Being a Deacon

The church is about service. She is a follower of her Master, Who said: “the Son of Man came not to be served but to serve” (Matthew 20:28, ESV). When one becomes a Christian, one becomes a servant. However, the deacon is a specific, special servant. He does not become part of a “deaconship” upon appointment but answers individually to an eldership. In the Lord’s business, he will do nothing less than his best (Ephesians 6:5-7).

Most of us pursue some secular skill we employ to fulfill God’s command to provide for our family (1 Timothy 5:8) and give to the needy (Ephesians 4:28) and these skills can be used to strengthen the Kingdom. A need in the church must exist prior to an appointment and deacons are selected because there is some pressing concern that demands his expertise. It is not an honorary office nor does it elevate Christian status. There is a work to be done and he is charged with preparation (Luke 14:28-30), organization (Luke 12:42-44), and execution (Acts 6:1) of a task. Further, a man must be qualified (1 Timothy 3:8-10, 12-13) and be “tested” (1 Timothy 3:10). This will provide a church with confidence that we have the right man for the job.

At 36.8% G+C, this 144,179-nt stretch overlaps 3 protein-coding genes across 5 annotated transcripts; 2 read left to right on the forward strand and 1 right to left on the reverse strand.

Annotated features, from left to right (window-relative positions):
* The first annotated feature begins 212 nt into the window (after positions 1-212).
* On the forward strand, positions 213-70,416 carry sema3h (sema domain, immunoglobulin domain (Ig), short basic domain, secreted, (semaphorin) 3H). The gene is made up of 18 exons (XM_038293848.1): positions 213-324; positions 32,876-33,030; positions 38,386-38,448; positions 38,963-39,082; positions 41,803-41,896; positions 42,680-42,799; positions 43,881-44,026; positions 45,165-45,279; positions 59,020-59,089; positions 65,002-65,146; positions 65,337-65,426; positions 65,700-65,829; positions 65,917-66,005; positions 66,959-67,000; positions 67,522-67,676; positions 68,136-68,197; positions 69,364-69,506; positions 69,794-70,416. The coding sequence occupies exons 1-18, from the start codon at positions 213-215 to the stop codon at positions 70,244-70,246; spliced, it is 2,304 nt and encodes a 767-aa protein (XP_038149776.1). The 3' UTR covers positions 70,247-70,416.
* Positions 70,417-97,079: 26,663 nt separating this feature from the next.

Finally, there must be cooperation. A deacon has a delegated authority to use eldership-approved resources (Acts 6:3); and Christians fall into that broad category of “resources.” So, when a deacon approaches a member to enlist his or her help in a church project, the response he should expect is willing, eager, and unreserved assistance. If members of the Lord’s body appreciate the charge given to our deacons, we will be more excited and dedicated in our service under their guidance (2 Corinthians 6:1). And, the church will function flawlessly in service, as God intended.